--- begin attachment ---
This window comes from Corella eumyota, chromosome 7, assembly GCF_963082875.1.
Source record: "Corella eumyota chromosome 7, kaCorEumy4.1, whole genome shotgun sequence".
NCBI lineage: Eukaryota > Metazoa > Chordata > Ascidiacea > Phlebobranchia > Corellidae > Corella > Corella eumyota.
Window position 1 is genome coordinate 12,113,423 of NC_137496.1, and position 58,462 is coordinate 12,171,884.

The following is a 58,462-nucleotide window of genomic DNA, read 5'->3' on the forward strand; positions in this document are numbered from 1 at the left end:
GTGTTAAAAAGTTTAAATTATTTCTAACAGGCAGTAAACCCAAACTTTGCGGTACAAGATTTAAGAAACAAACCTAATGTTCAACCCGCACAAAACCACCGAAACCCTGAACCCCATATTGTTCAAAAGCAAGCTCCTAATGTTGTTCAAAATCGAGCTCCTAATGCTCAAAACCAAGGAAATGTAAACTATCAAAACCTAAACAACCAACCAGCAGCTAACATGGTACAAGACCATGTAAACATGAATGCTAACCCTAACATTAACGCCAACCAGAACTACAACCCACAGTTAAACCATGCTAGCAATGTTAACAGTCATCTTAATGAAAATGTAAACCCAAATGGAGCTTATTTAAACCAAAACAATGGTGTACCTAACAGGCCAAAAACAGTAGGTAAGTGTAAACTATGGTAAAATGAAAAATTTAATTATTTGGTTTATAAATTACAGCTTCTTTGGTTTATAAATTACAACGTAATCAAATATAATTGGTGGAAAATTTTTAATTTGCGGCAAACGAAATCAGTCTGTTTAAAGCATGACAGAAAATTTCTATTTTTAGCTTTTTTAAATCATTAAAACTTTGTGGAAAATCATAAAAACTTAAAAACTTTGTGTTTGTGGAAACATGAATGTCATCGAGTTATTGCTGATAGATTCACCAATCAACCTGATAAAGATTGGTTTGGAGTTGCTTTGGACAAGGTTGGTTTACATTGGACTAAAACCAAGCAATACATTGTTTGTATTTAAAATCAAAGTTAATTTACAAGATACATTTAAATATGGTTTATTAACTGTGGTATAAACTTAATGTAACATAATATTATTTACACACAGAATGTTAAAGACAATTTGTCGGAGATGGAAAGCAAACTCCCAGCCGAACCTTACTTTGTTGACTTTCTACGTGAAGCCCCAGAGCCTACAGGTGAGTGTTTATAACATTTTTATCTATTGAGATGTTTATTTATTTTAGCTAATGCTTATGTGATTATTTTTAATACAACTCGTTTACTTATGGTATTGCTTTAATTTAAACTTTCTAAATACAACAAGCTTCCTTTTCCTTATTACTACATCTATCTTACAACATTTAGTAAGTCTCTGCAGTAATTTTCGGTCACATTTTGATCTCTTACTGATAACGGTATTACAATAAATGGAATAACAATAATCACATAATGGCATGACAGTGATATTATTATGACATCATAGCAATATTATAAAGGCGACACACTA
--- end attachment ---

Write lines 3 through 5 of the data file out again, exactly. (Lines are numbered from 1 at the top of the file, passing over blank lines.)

NCBI lineage: Eukaryota > Metazoa > Chordata > Ascidiacea > Phlebobranchia > Corellidae > Corella > Corella eumyota.
Window position 1 is genome coordinate 12,113,423 of NC_137496.1, and position 58,462 is coordinate 12,171,884.

The following is a 58,462-nucleotide window of genomic DNA, read 5'->3' on the forward strand; positions in this document are numbered from 1 at the left end: